To promote comfort with kids and teachers and fuel progression into social communication, children with Selective Mutsim often need staff facilitation to prompt the process or provide opportunities for the child to experience back/forth communication. This can be done both in class (using The Spot method) and outside of classroom (after school, during extracurricular activities, etc.).

The level of social communication the staff member prompts and facilitates is based on the child’s social communication level on the Social Communication Bridge®.

How To Facilitate:

  1. Handover/Takeover™: For children who are minimally communicative or non-communicative (Stage 0, entering Stage 1), this can be accomplished by a staff member working with few children in a group setting, where the staff member prompts each child to “hand-over” props to another child who then “take-over” the prop. The back and forth of communication stimulates the social communication pathways so a child begins to feel more comfortable. As a result, the child will look more comfortable, hence inviting more social interaction from others! Throughout the school day, the staff member should prompt different Buddies to Handover classroom items to the child with Selective Mutism who then Takes-over the item. As the child with Selective Mutism becomes more comfortable, the staff member should prompt him/her to initiate and handover to a Buddy.
  2. Verbal Intermediary®: As comfort increases and progression along the Social Communication Bridge® occurs, the staff member should prompt the child to (1) tell a Buddy an answer (the Buddy is the Verbal Intermediary®), (2) begin to work on sounds of letters/words using the Ritual Sound Approach®, or (3) use an augmentative device such as a tape recorder as a transitional strategy.
  3. Q/A Games: This format requires less effort on the child’s part by lessening the need to process higher levels of language. Therefore, anxiety will be minimized. The more the child knows about the game format, the less anxious he/she will feel. This will lead to more success, more confidence, and lower overall anxiety. It is very important to minimize open-ended questions and questions that require elaborate speech.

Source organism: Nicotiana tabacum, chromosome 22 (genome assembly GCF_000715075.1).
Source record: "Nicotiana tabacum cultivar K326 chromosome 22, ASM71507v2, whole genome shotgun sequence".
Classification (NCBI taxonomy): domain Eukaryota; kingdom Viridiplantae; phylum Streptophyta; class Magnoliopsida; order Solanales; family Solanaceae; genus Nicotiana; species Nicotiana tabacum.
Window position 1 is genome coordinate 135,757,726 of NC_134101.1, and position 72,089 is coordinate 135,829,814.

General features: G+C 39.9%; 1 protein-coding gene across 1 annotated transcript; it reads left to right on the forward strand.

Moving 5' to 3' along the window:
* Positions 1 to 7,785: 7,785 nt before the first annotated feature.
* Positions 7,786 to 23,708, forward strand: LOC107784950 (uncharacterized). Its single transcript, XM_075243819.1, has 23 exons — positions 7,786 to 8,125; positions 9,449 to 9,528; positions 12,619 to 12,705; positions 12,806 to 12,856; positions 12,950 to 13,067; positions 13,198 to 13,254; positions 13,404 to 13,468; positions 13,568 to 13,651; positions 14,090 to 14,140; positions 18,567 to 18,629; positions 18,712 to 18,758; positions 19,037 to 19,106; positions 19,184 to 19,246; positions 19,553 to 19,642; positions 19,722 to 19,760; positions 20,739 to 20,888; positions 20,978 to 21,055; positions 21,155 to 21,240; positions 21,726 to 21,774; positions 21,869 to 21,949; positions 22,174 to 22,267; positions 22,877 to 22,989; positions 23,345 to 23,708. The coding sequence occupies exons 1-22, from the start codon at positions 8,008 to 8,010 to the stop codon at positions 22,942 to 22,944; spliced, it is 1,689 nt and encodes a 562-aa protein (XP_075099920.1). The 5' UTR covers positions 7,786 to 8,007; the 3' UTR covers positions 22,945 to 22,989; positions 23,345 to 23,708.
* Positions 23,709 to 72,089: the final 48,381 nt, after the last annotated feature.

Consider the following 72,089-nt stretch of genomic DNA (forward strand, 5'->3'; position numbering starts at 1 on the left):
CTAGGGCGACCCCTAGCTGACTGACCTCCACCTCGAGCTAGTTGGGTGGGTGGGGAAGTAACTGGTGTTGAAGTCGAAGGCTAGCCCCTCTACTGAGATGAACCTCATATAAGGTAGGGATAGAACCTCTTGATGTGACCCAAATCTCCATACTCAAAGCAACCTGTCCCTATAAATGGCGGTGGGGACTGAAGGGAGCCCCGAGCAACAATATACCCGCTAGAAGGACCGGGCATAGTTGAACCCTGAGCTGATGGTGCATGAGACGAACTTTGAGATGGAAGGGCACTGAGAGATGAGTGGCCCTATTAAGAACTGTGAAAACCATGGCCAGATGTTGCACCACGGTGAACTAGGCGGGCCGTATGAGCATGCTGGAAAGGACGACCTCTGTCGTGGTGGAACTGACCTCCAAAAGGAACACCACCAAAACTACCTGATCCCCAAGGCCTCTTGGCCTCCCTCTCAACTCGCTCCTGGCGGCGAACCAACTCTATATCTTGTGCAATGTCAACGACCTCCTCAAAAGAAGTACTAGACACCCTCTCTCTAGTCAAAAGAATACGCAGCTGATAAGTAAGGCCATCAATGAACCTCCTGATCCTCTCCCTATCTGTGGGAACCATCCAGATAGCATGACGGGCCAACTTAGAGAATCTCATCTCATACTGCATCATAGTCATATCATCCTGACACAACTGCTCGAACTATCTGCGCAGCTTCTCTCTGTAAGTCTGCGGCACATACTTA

For more school-based tips and strategies, download our School-Based webinars:

Ask the Experts: School Check-Up: Our Lead Clinical Counselor, Jennifer Brittingham, M.A. hosted a popup webinar to answer school-based questions! You can purchase the recorded version here for only $10! Tips are based on our evidence-based Social Communication Anxiety Treatment® (S-CAT®) approach utilized in treatment at the SMart Center.

Back-to-School Planning for the Child with Selective Mutism: Our President & Director and developer of our world-renowned treatment approach, Dr. Elisa Shipon-Blum, hosted this school-based webinar which allows viewers to receive strategies to effectively address bus rides, bathroom breaks, play dates and peer relationships, find out ways to build teacher rapport and increase comfort by using the SM Interview Process™ and other methods, and much more! Download the webinar here. 


About Selective Mutism:

To effectively overcome Selective Mutism and all anxieties, an individual needs to be involved in a treatment program, such as those rooted in the evidenced-based Social Communication Anxiety Treatment® (S-CAT®), like Individualized Intensives or CommuniCamp Group Treatment Program. Developed by Dr. Elisa Shipon-Blum, this holistic or “whole-person” treatment approach is designed to reduce anxiety, build self-esteem, increase social comfort and communication in all settings.

As a physician, Dr. Elisa Shipon-Blum (“Dr. E”) views SM as a social communication anxiety where mutism is merely a symptom. The key to an effective treatment plan is understanding factors into the development and maintenance of SM as well as understanding a child’s baseline level of social communication on the Social Communication Bridge©. Then, working as a team, the treatment professional, parents, and school staff members help the child build coping skills to combat anxious feelings and to progress across the Social Communication Bridge©.